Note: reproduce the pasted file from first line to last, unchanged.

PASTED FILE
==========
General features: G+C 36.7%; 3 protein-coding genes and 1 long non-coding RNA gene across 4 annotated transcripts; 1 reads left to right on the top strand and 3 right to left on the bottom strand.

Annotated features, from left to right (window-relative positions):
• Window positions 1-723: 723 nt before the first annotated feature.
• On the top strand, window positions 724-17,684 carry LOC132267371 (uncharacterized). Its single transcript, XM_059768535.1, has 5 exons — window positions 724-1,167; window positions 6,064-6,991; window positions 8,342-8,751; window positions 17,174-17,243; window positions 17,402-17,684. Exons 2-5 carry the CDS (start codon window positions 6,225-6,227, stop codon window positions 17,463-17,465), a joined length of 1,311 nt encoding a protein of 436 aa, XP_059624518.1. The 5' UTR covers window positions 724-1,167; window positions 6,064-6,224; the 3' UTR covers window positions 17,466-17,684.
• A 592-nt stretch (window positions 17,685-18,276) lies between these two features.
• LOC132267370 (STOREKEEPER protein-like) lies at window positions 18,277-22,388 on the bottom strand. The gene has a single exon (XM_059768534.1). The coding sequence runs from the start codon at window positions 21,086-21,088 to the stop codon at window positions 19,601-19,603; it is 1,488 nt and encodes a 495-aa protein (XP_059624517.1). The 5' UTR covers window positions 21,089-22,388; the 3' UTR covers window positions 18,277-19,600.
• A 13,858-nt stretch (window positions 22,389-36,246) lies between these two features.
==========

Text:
General features: G+C 36.7%; 3 protein-coding genes and 1 long non-coding RNA gene across 4 annotated transcripts; 1 reads left to right on the top strand and 3 right to left on the bottom strand.

Annotated features, from left to right (window-relative positions):
• Window positions 1-723: 723 nt before the first annotated feature.
• On the top strand, window positions 724-17,684 carry LOC132267371 (uncharacterized). Its single transcript, XM_059768535.1, has 5 exons — window positions 724-1,167; window positions 6,064-6,991; window positions 8,342-8,751; window positions 17,174-17,243; window positions 17,402-17,684. Exons 2-5 carry the CDS (start codon window positions 6,225-6,227, stop codon window positions 17,463-17,465), a joined length of 1,311 nt encoding a protein of 436 aa, XP_059624518.1. The 5' UTR covers window positions 724-1,167; window positions 6,064-6,224; the 3' UTR covers window positions 17,466-17,684.
• A 592-nt stretch (window positions 17,685-18,276) lies between these two features.
• LOC132267370 (STOREKEEPER protein-like) lies at window positions 18,277-22,388 on the bottom strand. The gene has a single exon (XM_059768534.1). The coding sequence runs from the start codon at window positions 21,086-21,088 to the stop codon at window positions 19,601-19,603; it is 1,488 nt and encodes a 495-aa protein (XP_059624517.1). The 5' UTR covers window positions 21,089-22,388; the 3' UTR covers window positions 18,277-19,600.
• A 13,858-nt stretch (window positions 22,389-36,246) lies between these two features.